I got the goods at HLM


I finally went to the city’s biggest fabric market last week. Dutch wax fabric, or bazin, is my inanimate spirit animal (an oxymoron, I know), and HLM is the best place in Dakar to buy it. It’s vast and magnificent, and I put off going until I felt mentally prepared to handle that vastness and magnificence without blowing my entire sabbatical’s budget on tissu alone.

I am happy to report that I came back with a mere 8 yards of fabric in 2 different prints. I showed quite a bit of restraint but only because I was so overwhelmed by all the colors and patterns and textures that I tuned out in order to prevent myself from internally combusting.

Here’s my haul:


Not sure yet what I’ll use them for, which is why I bought 4 yards of each. That’s enough for a full dress or a set of two big pillowcases. (It is very, very cheap to have clothing and linens made to order here, and judging from the perfectly curve-hugging dresses the women wear, the tailors seem to be very, very good.)

I also made an unexpected non-fabric purchase after becoming enthralled with all the sparkly shoes on offer. It started innocently enough. I went into a store to document the awe-inspiring amount of bling filling the shelves.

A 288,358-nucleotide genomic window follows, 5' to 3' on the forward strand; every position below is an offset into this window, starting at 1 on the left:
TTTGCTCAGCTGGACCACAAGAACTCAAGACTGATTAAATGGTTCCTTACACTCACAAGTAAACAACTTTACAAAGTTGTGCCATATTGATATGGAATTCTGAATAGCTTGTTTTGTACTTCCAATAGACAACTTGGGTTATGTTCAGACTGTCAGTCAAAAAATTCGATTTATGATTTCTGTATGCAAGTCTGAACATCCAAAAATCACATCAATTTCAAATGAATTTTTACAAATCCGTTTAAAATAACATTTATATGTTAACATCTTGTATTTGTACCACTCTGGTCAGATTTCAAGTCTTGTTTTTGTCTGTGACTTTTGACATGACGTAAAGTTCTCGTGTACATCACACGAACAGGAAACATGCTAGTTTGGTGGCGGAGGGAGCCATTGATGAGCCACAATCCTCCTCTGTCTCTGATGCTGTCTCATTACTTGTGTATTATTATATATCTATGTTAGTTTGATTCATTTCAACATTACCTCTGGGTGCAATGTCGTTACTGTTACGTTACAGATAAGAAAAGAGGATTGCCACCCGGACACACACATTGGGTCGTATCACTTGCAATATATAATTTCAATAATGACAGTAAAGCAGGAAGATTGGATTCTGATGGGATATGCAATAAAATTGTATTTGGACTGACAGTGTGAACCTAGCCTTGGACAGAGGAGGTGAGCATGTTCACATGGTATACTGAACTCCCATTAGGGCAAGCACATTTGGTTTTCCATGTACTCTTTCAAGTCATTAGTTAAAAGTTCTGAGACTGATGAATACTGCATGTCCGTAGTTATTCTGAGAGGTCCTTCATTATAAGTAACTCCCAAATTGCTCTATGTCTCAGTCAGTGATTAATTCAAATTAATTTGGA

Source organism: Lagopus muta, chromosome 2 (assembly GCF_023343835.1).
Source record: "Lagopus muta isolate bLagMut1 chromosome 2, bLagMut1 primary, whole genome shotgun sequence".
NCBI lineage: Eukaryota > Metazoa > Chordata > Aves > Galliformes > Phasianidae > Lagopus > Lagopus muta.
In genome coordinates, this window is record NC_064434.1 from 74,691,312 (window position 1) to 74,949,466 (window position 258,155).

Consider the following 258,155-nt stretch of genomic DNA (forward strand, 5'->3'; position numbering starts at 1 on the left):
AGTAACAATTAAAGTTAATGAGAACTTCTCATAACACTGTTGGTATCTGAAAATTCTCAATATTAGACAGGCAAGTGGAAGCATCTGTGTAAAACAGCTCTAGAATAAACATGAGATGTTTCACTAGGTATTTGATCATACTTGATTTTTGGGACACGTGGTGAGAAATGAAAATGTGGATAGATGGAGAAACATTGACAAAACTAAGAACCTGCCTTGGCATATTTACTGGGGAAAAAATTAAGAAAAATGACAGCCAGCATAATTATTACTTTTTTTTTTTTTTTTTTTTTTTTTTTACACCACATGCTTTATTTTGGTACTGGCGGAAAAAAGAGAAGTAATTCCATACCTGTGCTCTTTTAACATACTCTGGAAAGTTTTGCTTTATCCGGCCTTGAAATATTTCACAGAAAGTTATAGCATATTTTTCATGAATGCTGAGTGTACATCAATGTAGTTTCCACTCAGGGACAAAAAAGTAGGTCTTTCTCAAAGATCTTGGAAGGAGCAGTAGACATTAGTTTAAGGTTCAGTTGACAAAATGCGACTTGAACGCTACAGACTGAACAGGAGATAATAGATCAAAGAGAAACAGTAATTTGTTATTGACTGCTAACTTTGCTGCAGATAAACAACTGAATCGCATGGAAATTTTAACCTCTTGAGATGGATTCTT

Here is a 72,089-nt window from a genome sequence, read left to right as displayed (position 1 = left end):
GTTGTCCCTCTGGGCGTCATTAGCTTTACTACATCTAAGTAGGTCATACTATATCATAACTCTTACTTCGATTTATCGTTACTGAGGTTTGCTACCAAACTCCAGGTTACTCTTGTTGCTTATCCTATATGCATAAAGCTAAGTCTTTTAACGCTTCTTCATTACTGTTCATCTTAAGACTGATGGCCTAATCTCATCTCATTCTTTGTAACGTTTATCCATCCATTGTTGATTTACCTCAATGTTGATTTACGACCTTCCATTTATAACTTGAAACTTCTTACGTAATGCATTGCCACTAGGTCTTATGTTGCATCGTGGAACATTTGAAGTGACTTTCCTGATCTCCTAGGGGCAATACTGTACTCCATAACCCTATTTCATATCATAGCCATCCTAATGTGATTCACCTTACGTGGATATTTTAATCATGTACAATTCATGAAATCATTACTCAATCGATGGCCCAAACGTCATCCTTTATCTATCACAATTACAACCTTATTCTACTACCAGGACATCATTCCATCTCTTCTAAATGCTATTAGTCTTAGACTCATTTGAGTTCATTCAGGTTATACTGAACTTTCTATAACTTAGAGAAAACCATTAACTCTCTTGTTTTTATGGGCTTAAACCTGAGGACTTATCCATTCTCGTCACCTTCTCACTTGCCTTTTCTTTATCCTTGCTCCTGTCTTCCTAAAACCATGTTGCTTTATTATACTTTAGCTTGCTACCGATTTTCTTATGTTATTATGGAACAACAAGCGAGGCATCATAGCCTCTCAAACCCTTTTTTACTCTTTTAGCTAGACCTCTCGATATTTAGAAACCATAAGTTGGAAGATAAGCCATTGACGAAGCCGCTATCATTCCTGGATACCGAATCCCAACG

Everything was over the top bedazzled in the way that Senegalese women seem to love.

To wit:


I was feeling like an anthropologist cooly detached from my subject matter, until I studied some of the shoes individually and my bemusement gave way to non-ironic admiration, and then to obsession. I had to have a pair. That pair turned out to be these:


They seemed like something Betty Grable would have worn while lounging on a velvet divan in her dressing room on the set of films from the golden age of Hollywood.

Since bringing them home, however, I have realized that they are actually more like my four year-old niece’s princess shoes.


The purchase appears to have set off some strange shift in me, because minutes later I became enamored of these:


If they had fit better, I would have bought them, too. I asked the friend I was with, “Have I been in Senegal too long or are these legitimately the coolest shoes you’ve ever seen?” Her look gave me my answer.

Note to self: no more shoe purchases in Senegal.

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